Spring Tuesday Watercolour Class – Week Three


Still Life - SpringTuesWk3/2014

Complementary colours are hard to beat in a still life and these yellows and oranges are set off to great advantage by the blue objects and fabrics. Last week, we painted an array of colourful gift bags. Yesterday, I reviewed a few of the things we discussed then, such as mixing darker values of warm colours and soft edge techniques.

In addition to that, I did a little problem-solving. The problem was a pitcher with it’s handle facing me. The solution involved several steps and some brush-handling skills but the most important element is value. It’s the arrangement of light, middle and dark values that give these studies a sense of form.

Watercolour demonstration by Barry Coombs - SpringTuesWk3/2014

The students responded strongly to the colours and light of our subject. By the way, a few paintings of gift bags are mixed in with the PM critique. You may recall that the power went out last Tuesday night just as we were preparing to look at the work.

Tuesday AM Critique

Tuesday AM Critique

Tuesday PM Critique

Tuesday PM Critique


Spring Tuesday Watercolour Class – Week Two


Still LIfe - SpringTuesWk2/2014

It snowed today. The good news is that most of the students seemed genuinely pleased to see these colourful gift bags when they showed up for class. Perhaps, they suggested the spring gardens that we’re all anticipating so eagerly.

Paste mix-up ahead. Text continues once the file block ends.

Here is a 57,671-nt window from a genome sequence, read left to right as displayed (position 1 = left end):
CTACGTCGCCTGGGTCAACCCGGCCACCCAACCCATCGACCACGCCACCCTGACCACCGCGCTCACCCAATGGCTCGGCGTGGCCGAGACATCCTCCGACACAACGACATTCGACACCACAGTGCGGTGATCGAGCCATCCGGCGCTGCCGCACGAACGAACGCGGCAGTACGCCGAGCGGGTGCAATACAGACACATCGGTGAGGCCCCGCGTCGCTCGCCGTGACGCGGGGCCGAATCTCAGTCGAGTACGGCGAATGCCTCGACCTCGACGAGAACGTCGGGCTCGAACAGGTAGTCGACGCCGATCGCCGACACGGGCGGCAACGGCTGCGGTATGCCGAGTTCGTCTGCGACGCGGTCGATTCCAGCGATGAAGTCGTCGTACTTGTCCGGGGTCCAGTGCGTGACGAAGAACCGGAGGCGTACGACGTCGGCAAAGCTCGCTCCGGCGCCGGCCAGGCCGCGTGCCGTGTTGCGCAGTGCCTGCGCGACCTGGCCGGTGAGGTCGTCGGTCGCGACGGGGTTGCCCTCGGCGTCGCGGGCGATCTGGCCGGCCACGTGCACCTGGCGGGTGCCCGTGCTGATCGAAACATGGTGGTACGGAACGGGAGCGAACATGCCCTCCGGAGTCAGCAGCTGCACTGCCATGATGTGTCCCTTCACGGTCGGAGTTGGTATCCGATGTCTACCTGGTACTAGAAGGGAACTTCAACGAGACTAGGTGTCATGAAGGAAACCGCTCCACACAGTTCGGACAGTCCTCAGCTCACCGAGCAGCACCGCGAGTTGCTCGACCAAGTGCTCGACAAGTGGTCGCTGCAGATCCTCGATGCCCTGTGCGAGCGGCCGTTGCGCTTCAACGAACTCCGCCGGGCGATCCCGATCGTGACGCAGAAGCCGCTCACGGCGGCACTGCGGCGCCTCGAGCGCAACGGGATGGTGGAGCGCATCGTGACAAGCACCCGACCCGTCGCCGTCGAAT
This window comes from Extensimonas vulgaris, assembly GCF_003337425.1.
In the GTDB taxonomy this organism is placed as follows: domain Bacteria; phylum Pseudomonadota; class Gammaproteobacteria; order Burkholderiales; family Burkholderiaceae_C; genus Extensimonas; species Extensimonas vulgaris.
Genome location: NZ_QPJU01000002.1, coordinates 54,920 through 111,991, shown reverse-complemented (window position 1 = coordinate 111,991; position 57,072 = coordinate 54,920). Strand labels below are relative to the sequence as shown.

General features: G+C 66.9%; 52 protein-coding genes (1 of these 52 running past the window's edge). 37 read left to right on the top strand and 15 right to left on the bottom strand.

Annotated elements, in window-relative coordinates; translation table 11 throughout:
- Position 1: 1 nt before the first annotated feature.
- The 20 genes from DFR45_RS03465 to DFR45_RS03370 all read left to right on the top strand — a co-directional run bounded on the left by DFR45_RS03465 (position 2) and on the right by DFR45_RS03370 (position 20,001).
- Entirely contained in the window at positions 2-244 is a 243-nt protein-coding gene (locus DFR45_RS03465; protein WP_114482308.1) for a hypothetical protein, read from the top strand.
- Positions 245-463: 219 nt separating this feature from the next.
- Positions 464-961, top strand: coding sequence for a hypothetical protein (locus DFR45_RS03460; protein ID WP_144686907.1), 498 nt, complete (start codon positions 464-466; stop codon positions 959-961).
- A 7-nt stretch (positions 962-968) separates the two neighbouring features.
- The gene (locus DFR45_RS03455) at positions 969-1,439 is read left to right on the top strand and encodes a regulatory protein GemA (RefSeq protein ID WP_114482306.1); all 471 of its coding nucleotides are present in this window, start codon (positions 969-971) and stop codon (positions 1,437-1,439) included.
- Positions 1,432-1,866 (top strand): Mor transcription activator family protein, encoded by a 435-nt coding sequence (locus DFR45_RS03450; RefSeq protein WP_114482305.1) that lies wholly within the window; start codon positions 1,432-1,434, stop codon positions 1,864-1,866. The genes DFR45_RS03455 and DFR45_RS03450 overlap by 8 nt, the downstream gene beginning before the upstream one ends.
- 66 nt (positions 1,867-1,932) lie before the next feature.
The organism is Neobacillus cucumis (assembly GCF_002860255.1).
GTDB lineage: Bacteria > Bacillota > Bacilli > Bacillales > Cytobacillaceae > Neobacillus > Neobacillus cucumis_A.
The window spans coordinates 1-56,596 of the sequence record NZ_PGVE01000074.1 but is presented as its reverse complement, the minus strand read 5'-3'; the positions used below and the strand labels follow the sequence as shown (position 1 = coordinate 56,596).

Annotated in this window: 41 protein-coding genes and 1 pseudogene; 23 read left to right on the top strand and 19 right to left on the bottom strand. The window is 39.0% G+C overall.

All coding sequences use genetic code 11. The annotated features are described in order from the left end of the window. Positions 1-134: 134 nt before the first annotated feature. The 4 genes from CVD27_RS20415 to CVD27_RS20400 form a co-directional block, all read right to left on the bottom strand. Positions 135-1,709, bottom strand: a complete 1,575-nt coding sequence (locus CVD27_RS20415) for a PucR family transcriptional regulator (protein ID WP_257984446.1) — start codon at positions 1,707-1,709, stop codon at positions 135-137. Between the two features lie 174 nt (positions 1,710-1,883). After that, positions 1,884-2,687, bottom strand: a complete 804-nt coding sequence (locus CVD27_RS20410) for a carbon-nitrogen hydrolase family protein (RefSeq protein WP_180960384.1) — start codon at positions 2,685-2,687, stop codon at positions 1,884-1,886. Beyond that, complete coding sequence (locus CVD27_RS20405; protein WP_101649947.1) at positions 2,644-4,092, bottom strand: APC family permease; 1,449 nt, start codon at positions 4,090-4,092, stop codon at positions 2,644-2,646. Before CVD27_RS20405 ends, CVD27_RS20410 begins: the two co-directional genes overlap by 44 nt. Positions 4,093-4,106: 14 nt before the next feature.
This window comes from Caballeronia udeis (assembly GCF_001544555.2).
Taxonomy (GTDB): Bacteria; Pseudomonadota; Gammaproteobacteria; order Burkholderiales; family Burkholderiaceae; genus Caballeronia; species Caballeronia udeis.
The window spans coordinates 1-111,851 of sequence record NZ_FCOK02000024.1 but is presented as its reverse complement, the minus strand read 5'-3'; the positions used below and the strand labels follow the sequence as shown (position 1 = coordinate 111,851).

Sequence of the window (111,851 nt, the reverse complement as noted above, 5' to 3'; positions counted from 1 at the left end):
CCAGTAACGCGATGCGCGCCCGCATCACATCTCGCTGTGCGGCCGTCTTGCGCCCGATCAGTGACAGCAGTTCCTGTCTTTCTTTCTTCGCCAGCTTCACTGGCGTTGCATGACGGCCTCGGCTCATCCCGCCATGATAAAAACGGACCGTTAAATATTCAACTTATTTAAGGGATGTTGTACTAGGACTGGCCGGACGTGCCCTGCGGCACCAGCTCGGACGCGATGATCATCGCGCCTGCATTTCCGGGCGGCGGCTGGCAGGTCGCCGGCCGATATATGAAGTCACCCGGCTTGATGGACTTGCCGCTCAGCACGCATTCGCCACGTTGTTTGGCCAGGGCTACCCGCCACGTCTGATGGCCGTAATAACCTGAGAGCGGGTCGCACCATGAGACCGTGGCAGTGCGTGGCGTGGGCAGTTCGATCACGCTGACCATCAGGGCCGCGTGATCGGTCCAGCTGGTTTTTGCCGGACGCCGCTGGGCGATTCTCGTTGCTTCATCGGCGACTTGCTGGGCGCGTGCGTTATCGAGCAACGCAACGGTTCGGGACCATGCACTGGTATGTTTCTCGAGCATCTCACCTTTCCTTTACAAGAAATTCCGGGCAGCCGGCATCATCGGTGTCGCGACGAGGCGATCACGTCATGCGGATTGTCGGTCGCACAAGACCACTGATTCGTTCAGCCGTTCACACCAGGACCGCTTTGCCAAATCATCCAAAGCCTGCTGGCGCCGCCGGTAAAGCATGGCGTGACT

Last Tuesday and Saturday, we talked about soft-edge techniques and varying flat planes with value changes. These bags were a perfect followup to that lesson. I used my demonstrations to discuss colour, as well. Creating darker values of the different colours is always a challenge so I deconstructed my bags into their component shapes. This allowed me to paint one shape at a time and work with a variety of colours.

Watercolour demonstration by Barry Coombs - SpringTuesWk2/2014

The students responded to the still life with real enthusiasm and created some very vibrant and cheerful images. Not only that, most of the snow had melted by the end of the day but then a new disaster struck. The evening class was just cleaning up and preparing for our critique when the lights went out. We all scrambled for cell phone flashlights and I dug out a few candles. Toronto has suffered an extensive power outage and, as a minor consequence, I can’t show you the work from the evening class.

Hopefully, power will be restored soon and spring will arrive to stay. In the meantime, have a Happy Passover and Easter and see you next week.

Tuesday AM Critique

Tuesday AM Critique


Spring Sustained Saturday Watercolour Class


Still LIfe - SpringSustSat1/2014